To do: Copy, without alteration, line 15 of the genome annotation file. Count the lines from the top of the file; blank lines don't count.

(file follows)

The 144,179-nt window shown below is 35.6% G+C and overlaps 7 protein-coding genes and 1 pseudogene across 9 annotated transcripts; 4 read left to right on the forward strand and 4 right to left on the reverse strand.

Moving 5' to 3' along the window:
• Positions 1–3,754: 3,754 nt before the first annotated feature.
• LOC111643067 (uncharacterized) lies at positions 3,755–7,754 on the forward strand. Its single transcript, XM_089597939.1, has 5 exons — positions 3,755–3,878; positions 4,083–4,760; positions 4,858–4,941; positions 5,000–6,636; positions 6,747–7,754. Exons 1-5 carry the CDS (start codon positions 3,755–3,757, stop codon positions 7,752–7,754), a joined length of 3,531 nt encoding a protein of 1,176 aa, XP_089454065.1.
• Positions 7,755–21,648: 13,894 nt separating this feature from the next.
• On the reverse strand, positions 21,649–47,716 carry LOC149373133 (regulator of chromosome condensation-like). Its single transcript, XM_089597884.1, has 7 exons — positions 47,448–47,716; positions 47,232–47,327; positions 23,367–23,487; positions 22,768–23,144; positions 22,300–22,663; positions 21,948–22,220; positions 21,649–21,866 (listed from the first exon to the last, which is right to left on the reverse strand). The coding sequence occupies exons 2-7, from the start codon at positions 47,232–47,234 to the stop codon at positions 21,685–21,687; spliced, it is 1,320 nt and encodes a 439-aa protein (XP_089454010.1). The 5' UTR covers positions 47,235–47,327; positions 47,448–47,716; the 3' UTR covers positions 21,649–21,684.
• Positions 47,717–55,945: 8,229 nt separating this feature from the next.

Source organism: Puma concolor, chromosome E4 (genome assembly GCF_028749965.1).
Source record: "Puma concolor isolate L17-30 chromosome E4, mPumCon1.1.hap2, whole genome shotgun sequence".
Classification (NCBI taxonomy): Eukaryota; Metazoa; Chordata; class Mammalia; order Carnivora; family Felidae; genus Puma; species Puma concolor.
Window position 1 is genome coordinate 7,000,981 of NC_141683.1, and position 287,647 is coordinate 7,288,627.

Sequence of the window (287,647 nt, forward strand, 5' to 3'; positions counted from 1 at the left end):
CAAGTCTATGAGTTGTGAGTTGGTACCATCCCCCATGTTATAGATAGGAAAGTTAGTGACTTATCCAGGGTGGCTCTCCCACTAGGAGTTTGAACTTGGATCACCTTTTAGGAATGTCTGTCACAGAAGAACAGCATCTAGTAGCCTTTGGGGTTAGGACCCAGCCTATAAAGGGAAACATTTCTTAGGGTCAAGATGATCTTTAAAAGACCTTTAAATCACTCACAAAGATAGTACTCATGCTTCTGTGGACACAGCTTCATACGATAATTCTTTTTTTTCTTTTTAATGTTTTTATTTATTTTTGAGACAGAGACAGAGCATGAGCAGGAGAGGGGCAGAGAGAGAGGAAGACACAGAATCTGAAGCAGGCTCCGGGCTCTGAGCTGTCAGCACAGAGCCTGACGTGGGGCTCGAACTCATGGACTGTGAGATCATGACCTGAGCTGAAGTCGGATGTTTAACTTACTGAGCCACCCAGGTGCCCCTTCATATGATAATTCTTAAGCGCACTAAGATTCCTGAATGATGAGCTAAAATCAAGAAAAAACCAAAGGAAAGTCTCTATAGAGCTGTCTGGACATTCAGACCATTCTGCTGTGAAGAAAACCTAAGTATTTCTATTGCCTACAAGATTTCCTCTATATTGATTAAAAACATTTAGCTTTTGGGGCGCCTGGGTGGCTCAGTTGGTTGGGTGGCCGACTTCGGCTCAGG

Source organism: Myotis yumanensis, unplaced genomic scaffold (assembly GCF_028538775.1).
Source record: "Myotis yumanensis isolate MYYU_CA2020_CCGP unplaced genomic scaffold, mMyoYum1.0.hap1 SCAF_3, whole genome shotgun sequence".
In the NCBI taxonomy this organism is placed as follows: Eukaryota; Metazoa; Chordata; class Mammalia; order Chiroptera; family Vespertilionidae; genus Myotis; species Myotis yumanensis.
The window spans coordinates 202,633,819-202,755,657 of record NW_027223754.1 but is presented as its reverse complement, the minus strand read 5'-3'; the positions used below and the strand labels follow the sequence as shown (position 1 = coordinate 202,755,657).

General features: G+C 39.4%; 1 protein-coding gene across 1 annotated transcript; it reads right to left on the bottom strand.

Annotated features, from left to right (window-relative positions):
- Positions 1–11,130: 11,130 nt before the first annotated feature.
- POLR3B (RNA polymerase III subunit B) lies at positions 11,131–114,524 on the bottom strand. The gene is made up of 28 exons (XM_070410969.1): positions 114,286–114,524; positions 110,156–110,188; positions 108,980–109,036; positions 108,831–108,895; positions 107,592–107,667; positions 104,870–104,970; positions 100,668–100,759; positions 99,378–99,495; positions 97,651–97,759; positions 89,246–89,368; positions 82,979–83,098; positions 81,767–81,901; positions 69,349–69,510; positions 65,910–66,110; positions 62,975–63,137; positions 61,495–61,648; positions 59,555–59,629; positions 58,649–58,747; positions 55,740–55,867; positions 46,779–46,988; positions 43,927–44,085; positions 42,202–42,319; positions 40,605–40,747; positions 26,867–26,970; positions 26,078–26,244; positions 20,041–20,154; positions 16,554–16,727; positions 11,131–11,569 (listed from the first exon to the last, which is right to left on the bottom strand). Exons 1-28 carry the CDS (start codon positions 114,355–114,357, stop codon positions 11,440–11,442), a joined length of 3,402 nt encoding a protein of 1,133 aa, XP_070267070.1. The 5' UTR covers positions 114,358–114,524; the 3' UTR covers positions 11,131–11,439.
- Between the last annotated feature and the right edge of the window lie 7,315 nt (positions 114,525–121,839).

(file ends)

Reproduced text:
Source record: "Myotis yumanensis isolate MYYU_CA2020_CCGP unplaced genomic scaffold, mMyoYum1.0.hap1 SCAF_3, whole genome shotgun sequence".